“We have also received fundings from early-stage investors in Dubai from Jisr Venture Partners. Their investment in us was in line with their strategic intent to improve automation in F&B businesses,” says Wekezer.

Waitrr isn’t the first tech solution built for the FnB industry, for sure. There are perhaps dozens of restaurant manager platforms, such as FoodZaps, that offer a myriad of similar features such as self-ordering stations. But many of these platforms are built solely as enterprise tools, with no consumer-facing apps.

“The common solution found at most restaurants would be iPads or other tablets, which
are used to take orders. These tablets can’t be used to take payments, so customers still have to flag a staff member down to make payments,” says Wekezer.

He also cites the platform’s advantages, including a quick integration process that can be as short as 24 hours; ability to manage fully customisable menu items, like salad bowls; no start-up cost for the restaurant, unlike other solutions such as ordering kiosks.

Waitrr’s target market is mostly office workers who are aged 25-34, working in the CBD area where most of our restaurants are located, Wekezer explains. A check through the app also revealed locations in non-CBD areas such as Changi and Tampines.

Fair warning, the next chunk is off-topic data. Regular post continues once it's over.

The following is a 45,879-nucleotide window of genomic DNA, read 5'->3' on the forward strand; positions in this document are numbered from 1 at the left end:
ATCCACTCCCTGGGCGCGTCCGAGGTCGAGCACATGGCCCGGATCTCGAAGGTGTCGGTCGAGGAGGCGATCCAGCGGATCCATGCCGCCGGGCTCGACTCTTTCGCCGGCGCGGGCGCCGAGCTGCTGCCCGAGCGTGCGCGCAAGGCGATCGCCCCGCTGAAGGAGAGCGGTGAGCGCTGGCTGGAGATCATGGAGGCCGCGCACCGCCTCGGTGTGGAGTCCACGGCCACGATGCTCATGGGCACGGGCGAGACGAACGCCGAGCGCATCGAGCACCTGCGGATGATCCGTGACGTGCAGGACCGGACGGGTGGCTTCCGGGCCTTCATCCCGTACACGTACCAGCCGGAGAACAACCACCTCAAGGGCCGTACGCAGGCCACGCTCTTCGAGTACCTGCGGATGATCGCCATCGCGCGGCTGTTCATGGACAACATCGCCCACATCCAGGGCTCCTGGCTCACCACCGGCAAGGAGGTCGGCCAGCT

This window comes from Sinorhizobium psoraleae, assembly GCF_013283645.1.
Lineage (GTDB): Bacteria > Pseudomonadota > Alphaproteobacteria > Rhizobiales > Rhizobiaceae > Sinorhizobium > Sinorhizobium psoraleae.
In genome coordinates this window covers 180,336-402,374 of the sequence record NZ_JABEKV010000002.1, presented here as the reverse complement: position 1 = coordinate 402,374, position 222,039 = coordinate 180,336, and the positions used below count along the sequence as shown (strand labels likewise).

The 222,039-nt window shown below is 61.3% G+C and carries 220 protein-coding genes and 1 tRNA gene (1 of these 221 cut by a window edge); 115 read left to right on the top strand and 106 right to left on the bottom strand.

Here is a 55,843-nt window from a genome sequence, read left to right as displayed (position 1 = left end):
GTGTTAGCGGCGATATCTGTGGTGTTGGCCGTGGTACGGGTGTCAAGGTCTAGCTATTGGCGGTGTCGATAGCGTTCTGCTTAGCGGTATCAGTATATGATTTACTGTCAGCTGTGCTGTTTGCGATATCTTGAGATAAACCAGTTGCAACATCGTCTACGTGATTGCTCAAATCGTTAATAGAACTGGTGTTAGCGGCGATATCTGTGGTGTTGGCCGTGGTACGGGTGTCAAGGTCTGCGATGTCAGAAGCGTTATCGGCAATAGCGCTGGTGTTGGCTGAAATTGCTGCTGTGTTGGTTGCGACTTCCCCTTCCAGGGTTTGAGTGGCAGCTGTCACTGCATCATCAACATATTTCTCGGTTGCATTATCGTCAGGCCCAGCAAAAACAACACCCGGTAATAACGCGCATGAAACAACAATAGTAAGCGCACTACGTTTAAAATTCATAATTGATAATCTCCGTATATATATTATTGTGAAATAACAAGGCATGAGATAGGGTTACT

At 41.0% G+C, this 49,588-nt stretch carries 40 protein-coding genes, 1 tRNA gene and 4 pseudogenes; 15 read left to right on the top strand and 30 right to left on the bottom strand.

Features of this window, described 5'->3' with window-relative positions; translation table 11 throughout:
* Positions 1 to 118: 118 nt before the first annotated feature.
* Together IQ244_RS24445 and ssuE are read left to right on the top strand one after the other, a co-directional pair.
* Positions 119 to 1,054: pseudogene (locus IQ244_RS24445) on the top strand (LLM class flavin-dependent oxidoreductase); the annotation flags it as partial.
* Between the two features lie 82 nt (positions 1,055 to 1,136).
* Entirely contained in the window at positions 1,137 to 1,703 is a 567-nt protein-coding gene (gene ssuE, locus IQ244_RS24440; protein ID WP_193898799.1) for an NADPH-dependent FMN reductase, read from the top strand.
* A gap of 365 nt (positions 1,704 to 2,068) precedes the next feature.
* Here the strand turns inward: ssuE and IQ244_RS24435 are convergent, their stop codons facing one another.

The platform has already signed up over 200 clients in Singapore including Guzman y Gomez, Fun Toast, A Poke Theory, Urban Mix, The Daily Cut, and Paul Bakery. For now, Waitrr is focussed on working with middle-ranged restaurants, which Wekezer says are the best fit.

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“Those [eateries] having a thin margin would not immediately see how Waitrr could support their revenues,” Wekezer explains.

Since Waitrr’s official launch in 2017, “tens of thousands” of diners have signed up and used the app, Wekezer says this figure represents a 40 per cent Month-over-Month (MoM) growth since January 2018. With regards to the company’s revenue, it has been growing at a rate of 50 per cent over the same period.

By 2019, Waitrr is looking bringing the platform to overseas markets in the region and beyond.

“By 2019, Waitrr will be hoping to expand our operations overseas. Namely to Dubai, Hong Kong, Malaysia, Australia and in the Philippines … Our model is very lean and designed to be easy to expand to other markets. We’re already in talks with local partners around the region,” concludes Wekezer.

Image Credit: Waitrr